Online training appears to be all the rage. After all, it’s a great way to develop the skills you need to master the latest technology, improve your business acumen, prepare for a certification exam, or do whatever it takes to stay awesome at your job—all without having to leave your desk. As an instructor in classrooms and online classrooms for well over a decade, I’ve accumulated some tips to help you make the most of your online training. In fact, I have 10 of them, and just for fun, I’ll count them down Letterman-style.
10. Test your system ahead of time.
When you get the pre-class email that advises you to test your system before the first day of class, take the advice and click the test link. Taking those few minutes to make sure that your laptop has the latest plugins for your training software will save valuable time and stress on the first day of class.
9. Consider how you will communicate with the instructor during class.
You can either use your computer’s audio system or access a conference bridge. If you choose to use your computer’s audio system, having a headset is optimal.
8. Make sure your company does not block Remote Desktop Protocol (RDP).
Some company firewalls block RDP, and if yours does, it might be impossible for you to complete the remote labs associated with your class. Check with your IT department to see if they allow it, and give them plenty of time to either allow you to use RDP or let you know that you cannot. If the IT department cannot allow RDP, you can speak to your employer about working from home during the week of class so that you can complete your labs.
7. Set up your own classroom environment.
If you are attending class from work, let your coworkers know that you are training and will be unavailable during the day. Change your voice mail to indicate that you will be in training for the week and available on a limited basis, and set up your email to automatically reply to all emails that you are in class for the week.
If you are taking the class from home, set up a separate work space away from your normal household traffic. If you have an office, that would be ideal. If not, be creative. Figure out where you will be interrupted the least and set up your classroom there.
6. Don’t be on time for class. Be early.
You should log in thirty minutes ahead of time. That way, if you have any difficulty logging in, you’ll have time to resolve the problem before class begins.
5. If you know that you will miss part of the class, inform the instructor ahead of time.
That way he or she can tell you what topics you will likely miss. You can then plan to review the missed sections on your own. Generally, the instructor will be happy to address any questions you may have about the material.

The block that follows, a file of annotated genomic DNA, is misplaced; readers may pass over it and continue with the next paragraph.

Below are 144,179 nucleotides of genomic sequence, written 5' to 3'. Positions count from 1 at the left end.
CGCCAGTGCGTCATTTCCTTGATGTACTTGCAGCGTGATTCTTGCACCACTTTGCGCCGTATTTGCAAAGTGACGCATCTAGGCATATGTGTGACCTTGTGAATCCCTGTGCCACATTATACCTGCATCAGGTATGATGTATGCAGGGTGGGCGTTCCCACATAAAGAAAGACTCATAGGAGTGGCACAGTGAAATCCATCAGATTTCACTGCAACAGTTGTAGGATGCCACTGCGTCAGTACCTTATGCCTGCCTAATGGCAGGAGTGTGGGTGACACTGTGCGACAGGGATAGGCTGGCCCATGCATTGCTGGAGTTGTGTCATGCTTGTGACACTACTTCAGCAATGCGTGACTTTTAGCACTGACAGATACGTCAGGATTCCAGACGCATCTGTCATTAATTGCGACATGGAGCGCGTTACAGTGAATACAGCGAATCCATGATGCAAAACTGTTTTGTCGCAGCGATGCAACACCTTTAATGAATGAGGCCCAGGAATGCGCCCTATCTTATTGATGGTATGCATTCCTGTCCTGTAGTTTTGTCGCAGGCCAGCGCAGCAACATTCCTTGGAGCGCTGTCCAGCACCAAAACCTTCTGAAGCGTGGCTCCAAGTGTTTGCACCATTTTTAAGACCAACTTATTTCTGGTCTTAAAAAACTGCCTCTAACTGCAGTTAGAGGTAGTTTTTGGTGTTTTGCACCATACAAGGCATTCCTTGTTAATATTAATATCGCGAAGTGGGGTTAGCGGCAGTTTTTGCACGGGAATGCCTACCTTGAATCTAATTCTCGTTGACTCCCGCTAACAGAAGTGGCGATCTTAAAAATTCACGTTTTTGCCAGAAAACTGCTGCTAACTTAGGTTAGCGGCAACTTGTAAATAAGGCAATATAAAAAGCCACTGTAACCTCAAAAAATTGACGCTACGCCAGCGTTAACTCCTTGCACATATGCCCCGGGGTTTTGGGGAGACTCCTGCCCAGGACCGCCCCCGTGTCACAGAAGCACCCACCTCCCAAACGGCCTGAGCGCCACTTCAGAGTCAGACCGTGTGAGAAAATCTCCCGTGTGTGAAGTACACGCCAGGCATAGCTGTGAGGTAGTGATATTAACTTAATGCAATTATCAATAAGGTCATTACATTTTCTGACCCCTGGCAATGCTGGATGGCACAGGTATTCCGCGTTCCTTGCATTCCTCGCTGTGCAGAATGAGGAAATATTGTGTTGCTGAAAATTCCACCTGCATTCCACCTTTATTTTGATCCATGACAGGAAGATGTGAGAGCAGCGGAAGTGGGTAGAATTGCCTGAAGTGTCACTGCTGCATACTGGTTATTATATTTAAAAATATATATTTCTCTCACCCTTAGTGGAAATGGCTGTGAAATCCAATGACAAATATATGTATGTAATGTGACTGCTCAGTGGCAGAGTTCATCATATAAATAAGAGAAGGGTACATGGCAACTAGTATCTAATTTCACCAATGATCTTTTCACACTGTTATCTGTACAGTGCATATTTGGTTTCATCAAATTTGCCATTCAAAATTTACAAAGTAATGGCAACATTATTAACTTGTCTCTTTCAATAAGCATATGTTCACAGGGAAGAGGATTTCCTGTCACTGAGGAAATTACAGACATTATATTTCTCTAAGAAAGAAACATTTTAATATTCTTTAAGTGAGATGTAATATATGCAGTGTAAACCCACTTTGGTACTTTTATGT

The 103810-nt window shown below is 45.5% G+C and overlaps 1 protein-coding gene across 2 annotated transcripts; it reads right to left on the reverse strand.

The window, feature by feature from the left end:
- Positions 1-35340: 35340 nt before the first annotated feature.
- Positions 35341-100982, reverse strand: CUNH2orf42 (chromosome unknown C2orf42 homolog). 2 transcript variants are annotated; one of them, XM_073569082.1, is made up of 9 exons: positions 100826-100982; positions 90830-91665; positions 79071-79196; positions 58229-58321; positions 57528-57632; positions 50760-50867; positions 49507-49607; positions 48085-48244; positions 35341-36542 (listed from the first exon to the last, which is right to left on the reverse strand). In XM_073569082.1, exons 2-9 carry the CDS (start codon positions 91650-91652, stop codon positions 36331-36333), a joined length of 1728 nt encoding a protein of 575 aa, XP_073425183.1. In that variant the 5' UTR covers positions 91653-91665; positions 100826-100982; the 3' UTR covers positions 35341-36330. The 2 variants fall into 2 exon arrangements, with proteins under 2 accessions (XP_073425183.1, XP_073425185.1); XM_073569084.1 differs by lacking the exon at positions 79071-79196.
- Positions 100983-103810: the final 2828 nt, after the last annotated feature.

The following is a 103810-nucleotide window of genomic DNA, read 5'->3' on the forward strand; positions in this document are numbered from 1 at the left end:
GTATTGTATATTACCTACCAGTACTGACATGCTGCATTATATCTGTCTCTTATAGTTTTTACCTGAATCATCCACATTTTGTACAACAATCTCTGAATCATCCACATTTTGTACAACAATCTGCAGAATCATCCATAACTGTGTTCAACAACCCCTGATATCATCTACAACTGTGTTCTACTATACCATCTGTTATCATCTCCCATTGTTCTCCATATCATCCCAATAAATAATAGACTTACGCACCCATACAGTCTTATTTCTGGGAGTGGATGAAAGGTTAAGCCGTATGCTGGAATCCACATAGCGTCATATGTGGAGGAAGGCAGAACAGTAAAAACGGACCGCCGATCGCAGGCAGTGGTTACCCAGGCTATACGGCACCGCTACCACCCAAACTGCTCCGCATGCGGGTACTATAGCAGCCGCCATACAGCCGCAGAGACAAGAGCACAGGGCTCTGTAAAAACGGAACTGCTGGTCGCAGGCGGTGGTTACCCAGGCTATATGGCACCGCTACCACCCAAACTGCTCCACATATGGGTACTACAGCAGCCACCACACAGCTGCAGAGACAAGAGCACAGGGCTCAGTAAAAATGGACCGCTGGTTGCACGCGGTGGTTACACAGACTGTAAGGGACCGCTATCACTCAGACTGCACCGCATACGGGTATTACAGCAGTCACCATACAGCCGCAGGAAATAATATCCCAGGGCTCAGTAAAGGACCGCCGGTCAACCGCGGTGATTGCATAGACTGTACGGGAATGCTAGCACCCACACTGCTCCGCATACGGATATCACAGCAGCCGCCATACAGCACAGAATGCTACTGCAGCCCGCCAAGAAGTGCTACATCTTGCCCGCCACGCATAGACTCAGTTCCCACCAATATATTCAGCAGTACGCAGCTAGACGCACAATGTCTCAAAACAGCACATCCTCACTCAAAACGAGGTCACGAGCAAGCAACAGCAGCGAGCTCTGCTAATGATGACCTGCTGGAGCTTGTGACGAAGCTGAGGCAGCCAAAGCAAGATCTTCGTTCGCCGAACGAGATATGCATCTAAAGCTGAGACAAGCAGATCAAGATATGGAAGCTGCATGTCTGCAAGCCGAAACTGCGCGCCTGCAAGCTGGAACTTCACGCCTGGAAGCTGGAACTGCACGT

4. Use the step away icon.
If you have to step away from the class for an unplanned interruption, use the step away icon. In addition, if you’re going to be gone for more than 10 or 15 minutes, type a quick note to the instructor via the chat box to let him or her know when you will return. This is important to the instructor for a couple of reasons:
- If the instructor asks a question, he or she will not expect a reply from you.
- Some labs require a lab partner to be present. If you are not present when a lab begins, your instructor can determine the best way to handle the situation.
3. Stay focused.
There are many distractions available to you on the Internet. Avoid the temptation to let your attention wander when the instructor is covering a topic that you are familiar with. Remember, one of the benefits of attending a class is that students can share information about a topic that they’re familiar with. Don’t miss the opportunity!
Unlike in a face-to-face class, the online training instructor cannot see your body language. That means that if the instructor has not addressed a topic you’d like addressed, ask about it. The instructor cannot see by the look on your face that you don’t understand. You need to be proactive and ask your question(s). In an online class, the responsibility for understanding lies more on you than if you were in a face-to-face class.
And the number one way to get most out of your online class:
1. Understand that an online class takes as much commitment and time as a face-to-face class.
Plan to put the same time aside that you would for a face-to-face class. That way, you will be able to get the most out of your class, so you can and will enjoy it!
About the Author
Carol Kavalla, CCSI, CCCNP, CCDP, BS, has been a Cisco instructor for more than thirteen years and has a small consulting firm out of Charleston, SC. In 2012 and 2013, she earned a Top Quality Instructor award from Cisco.
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